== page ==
The reports related to the increasing number of Apple App Store apps scamming iPhone and iPad users is quite concerning. The new scam, however, questions the integrity of the whole Apple Store itself.
If you are wondering that despite all the mind-boggling development work, users’ appraise and positive feedbacks your app is falling short to compete with your competitors’ app, then you must know the scamming trick here, which Apple has ignored for months now.
The new scam is extremely easy to deploy and many iOS apps are taking undue advantage of it to kill the competition. The is similar to fake reviews and ratings which helps an app to achieve a higher ranking on App Store. The difference, however, this time is all that fake ratings are coming from genuine users.
Once an iPhone or iPad user downloads a scam app, he is forced to give a high rating to the app in order to use the app. This is definitely against the T&Cs listed by all app stores, be it Google Play or Apple App Store. Surprisingly, Apple behaved remained ignorant to the issue for many months until this has been unearthed by Eleftheriou.
In a series of tweets, Eleftheriou shared a few videos showcasing how these scam apps don’t allow any iPhone and iPad user to move further without rating the app. What is even more surprising is that a user can neither rate single or two stars nor close the rating popup without giving 3-star or move. It’s just like earning browny points forcefully irrespective of how satisfied or dissatisfied your employer is with your performance.
After Eleftheriou’s tweets gone viral, Apple took note of the issue and quickly removed the first app the developer found from the App Store; the damages were done by then. The app was already downloaded more than 15 million times and undoubtedly such fudged rating played a crucial role in its impressive download figure.
Before Eleftheriou could have a sign of relief from Apple’s crackdown on the app, he was stunned to see that there were hundreds of other apps available on the Apple App Store practising the same.
Another popular developer Guilherme Rambo revealed how such apps have been taking the advantage of a flaw in Apple’s own code which is not fixed for months.
After realising that the matter could bring humiliation that could be difficult to ignore anymore, Apple has tried to play down the matter. Apple’s Director of Marketing Michael Gartenberg reacted to such a serious flaw and massive scam in a sentence “How did this one slip through?“
If Apple don’t know, then who else!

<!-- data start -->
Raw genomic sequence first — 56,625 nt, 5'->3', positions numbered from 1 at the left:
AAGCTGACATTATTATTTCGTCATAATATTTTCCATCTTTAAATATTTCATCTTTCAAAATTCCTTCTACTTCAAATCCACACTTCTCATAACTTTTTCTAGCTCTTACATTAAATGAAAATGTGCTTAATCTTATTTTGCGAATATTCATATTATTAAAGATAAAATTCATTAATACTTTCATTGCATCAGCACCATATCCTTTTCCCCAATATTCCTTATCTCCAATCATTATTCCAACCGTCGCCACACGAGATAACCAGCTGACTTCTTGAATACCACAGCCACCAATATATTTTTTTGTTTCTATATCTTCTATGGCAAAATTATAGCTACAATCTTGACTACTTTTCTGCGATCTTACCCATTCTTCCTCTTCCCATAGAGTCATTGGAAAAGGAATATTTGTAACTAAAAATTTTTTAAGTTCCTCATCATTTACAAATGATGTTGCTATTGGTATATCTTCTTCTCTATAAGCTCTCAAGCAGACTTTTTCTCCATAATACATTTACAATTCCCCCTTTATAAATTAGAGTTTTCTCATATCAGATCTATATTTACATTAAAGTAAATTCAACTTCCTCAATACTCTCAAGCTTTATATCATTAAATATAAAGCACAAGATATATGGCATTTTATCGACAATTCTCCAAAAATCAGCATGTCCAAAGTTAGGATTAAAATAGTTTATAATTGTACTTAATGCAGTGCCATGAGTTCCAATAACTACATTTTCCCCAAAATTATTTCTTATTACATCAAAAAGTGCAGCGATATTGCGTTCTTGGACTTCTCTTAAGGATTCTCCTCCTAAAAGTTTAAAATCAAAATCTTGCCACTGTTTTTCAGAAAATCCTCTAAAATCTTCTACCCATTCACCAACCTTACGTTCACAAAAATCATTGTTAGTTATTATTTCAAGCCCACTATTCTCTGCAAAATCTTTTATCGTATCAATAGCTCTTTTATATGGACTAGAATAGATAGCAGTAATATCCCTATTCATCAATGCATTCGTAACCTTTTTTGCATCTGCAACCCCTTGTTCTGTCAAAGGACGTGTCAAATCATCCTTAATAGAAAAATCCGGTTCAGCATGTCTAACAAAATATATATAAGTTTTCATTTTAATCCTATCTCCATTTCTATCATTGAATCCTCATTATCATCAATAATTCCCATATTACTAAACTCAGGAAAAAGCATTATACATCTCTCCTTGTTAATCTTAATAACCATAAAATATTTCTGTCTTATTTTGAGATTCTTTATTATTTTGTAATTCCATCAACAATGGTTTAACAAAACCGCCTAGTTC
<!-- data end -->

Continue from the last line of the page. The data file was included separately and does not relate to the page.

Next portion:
Little did he knew that there are enough skeletons out there people could dig and put Apple in a tough spot. The ongoing legal battle saga between Epic and Apple has revealed a lot much information that Apple probably never wanted to come into the public domain. Eric Friedman, head of Apple’s Fraid Engineering Algorithms And Risk (FEAR) unit revealed something in a document related to the legal battle that could put Tim Cook and management in a very humiliating situation.
In that document, Eric defines Apple’s App Store screening and security process as “bringing a plastic butter knife to a gunfight” saying the App Store review process is “more like the pretty lady who greets you… at the Hawaiian airport than the drug-sniffing dog”.
After considering the gravity of the situation, Apple’s effort to play down the matter and such humiliating statements from Apple’s own executives, one must consider all App Store rating compromised and misleading.
For sure, Apple will fix the issue after the humiliating reporting from various media, but there is no way it can fix the ratings of those scam apps that have taken an advantage of Apple’s ignorance towards the flaw in their codes.
In fact, Eleftheriou comes with a strong statement that none of Apple executives would like to read:
“I believe that nothing short of a total App Store reset can fix the problem of millions of fake ratings & reviews that have accumulated over the years.”
However, it’s going to be next to impossible for Apple as such reset will impact each and every app listed on App Store and will impact all other apps developers that have sweat day and night to earn the best reviews and ratings for their apps in an honest and legitimate way.
As far as Eleftheriou is concerned, he is suing Apple for his own app FlickType was mimicked by scammers and Apple gave deaf ears to his requests.
Eleftheriou is not alone, there are many app developers who worked day and night to get their app to attract the eyeballs of targeted iPhone and iPad users but failed measurably to app scammers.
But the big question here is: Will Apple dare to mimic Android ever again for its security and privacy flaw?